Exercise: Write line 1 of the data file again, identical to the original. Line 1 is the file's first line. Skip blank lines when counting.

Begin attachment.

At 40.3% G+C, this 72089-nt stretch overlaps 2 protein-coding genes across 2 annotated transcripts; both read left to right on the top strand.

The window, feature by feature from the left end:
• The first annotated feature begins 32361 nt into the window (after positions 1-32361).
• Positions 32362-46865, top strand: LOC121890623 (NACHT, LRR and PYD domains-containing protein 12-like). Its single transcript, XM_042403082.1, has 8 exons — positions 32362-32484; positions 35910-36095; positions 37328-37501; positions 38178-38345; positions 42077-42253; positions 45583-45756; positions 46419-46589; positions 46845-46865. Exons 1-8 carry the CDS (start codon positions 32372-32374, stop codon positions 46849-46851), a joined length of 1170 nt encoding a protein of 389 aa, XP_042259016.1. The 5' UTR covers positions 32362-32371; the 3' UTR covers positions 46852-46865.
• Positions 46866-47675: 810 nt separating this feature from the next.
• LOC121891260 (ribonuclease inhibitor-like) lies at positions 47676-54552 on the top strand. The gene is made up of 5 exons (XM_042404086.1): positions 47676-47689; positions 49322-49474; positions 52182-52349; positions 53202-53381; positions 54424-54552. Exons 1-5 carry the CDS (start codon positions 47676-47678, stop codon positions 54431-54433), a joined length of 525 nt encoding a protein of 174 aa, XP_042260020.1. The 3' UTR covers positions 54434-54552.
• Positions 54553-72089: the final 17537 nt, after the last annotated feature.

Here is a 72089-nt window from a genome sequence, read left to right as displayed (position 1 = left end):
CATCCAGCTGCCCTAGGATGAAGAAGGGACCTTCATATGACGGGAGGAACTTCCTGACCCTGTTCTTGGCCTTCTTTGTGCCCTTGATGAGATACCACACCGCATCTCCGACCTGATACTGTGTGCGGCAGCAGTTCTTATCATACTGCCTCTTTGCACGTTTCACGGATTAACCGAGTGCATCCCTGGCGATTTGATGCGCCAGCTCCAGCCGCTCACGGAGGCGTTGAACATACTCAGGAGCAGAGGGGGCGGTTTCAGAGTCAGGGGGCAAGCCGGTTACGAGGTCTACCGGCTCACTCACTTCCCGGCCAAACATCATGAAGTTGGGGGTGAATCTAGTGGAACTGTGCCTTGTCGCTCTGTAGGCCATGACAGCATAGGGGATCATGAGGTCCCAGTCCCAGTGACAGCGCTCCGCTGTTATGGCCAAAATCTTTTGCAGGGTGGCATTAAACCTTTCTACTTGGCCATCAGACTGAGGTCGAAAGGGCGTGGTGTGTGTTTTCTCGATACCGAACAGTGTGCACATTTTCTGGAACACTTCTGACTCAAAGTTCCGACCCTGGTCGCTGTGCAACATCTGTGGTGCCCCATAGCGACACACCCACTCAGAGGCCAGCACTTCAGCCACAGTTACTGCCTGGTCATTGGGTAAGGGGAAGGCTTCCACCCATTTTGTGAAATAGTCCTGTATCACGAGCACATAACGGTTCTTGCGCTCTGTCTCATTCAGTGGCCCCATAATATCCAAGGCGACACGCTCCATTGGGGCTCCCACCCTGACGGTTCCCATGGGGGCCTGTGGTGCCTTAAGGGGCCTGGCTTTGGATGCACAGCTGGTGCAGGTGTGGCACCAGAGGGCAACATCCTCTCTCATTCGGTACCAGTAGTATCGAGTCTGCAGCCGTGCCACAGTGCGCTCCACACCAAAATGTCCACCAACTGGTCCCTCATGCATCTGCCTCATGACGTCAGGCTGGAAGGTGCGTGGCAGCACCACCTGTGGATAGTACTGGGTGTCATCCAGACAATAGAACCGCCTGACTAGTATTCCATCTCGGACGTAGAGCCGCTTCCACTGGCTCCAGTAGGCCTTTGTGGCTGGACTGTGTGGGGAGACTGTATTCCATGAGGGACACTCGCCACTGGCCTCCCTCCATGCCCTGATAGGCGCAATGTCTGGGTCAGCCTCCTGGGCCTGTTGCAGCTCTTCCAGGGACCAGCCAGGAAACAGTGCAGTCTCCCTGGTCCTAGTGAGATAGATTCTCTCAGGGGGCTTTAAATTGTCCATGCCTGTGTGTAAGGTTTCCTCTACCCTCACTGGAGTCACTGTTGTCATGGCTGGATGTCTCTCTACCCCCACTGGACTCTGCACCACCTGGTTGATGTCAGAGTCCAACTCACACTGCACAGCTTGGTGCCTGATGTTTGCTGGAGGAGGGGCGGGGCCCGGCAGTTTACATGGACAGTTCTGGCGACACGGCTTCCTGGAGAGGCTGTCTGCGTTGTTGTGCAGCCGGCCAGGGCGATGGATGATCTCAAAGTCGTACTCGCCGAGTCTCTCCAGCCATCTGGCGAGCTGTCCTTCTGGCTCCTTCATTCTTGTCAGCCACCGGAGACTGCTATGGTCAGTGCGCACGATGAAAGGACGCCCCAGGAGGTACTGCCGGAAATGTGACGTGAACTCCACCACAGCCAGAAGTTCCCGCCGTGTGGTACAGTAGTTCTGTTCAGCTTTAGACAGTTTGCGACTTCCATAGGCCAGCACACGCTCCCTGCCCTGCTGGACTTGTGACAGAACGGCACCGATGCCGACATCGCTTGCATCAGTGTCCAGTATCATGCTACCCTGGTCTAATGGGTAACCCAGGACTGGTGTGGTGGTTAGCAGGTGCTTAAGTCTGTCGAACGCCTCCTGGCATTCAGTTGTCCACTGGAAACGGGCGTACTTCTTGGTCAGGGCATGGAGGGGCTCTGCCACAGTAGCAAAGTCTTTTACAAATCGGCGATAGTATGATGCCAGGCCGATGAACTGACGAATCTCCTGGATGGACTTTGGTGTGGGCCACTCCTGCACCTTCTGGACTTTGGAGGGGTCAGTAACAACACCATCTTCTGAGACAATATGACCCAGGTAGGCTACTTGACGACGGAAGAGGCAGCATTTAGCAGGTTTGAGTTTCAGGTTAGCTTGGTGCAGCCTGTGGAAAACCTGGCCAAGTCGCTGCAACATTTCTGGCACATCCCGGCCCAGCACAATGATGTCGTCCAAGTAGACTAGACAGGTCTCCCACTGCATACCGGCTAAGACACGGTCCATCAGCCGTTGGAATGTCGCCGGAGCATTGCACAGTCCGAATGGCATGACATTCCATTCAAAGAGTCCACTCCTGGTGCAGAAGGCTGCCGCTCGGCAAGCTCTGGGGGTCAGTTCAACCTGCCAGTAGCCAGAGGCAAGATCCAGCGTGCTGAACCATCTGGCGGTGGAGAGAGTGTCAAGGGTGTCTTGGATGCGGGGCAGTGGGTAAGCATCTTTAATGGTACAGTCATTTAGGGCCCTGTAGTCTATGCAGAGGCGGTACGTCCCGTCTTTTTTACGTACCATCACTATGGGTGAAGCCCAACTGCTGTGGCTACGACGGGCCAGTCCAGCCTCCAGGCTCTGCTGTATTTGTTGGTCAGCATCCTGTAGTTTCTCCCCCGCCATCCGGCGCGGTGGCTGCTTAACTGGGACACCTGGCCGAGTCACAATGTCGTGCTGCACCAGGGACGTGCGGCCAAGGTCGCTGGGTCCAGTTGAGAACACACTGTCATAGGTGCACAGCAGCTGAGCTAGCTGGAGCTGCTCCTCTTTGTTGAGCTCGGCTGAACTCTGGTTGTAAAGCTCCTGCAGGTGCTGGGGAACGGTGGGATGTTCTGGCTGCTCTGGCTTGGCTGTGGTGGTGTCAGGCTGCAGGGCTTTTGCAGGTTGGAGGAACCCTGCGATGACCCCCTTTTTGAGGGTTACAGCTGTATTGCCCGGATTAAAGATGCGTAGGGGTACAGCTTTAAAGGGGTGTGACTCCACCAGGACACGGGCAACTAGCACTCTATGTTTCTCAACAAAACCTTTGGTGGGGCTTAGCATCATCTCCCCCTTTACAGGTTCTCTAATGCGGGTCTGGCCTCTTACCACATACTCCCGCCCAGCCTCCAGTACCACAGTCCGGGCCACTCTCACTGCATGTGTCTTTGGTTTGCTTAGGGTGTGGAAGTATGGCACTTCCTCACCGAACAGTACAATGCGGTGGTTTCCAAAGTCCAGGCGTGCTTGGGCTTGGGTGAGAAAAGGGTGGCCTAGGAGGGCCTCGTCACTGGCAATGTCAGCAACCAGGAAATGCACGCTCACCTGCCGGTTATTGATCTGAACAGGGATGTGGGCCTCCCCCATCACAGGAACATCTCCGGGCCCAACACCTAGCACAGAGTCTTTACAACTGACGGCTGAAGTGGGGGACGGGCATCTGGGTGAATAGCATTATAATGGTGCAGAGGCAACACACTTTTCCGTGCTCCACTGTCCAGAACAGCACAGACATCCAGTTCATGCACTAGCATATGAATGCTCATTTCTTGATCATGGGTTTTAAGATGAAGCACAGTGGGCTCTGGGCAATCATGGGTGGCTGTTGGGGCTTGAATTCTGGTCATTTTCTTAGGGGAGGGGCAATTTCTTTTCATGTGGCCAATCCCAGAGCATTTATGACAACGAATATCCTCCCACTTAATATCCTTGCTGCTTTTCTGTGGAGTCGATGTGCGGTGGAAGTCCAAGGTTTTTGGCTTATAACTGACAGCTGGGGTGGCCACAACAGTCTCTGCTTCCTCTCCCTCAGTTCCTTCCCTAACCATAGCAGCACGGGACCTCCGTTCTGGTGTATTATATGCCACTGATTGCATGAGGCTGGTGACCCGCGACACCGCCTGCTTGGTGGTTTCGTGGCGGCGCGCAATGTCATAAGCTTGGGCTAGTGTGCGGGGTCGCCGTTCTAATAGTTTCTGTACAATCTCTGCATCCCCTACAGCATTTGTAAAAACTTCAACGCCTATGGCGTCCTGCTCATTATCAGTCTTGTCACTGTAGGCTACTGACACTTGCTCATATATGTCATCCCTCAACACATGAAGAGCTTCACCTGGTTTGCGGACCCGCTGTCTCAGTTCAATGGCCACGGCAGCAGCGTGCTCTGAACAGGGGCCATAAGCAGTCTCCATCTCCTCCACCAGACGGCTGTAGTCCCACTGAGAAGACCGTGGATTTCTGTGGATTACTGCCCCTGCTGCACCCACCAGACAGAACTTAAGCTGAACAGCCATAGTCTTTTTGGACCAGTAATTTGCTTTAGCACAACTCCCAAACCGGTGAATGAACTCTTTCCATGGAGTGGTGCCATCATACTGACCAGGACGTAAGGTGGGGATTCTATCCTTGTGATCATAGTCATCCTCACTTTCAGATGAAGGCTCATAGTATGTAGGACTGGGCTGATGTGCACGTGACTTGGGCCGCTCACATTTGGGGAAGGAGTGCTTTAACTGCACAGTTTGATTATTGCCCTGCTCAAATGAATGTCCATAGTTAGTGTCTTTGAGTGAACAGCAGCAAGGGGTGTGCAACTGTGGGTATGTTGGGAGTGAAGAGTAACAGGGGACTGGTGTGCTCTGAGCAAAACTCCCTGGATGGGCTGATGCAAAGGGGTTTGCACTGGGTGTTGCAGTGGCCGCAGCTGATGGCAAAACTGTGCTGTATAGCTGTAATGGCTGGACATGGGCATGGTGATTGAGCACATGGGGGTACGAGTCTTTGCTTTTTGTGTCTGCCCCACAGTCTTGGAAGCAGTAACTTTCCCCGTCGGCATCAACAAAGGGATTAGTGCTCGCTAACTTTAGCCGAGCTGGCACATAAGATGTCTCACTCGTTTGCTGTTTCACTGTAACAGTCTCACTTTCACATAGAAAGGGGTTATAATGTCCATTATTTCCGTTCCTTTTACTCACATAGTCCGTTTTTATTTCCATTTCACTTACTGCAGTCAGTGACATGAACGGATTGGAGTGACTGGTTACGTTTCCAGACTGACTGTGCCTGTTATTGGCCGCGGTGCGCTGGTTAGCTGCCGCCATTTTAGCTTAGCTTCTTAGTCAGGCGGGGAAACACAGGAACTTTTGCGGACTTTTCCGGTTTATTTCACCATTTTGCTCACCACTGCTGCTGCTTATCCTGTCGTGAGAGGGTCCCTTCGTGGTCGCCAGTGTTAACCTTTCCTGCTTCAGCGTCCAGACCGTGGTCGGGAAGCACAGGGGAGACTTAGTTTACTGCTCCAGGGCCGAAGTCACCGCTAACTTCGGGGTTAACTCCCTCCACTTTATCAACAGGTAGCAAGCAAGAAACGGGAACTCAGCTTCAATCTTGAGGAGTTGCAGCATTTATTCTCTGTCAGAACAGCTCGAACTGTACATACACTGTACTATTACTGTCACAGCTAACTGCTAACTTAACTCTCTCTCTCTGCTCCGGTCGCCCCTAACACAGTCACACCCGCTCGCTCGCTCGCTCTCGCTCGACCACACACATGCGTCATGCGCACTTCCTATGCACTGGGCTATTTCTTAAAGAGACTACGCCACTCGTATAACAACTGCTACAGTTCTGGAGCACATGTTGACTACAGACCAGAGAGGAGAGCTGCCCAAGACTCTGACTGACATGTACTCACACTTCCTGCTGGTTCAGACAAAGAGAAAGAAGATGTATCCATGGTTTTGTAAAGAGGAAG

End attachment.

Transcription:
At 40.3% G+C, this 72089-nt stretch overlaps 2 protein-coding genes across 2 annotated transcripts; both read left to right on the top strand.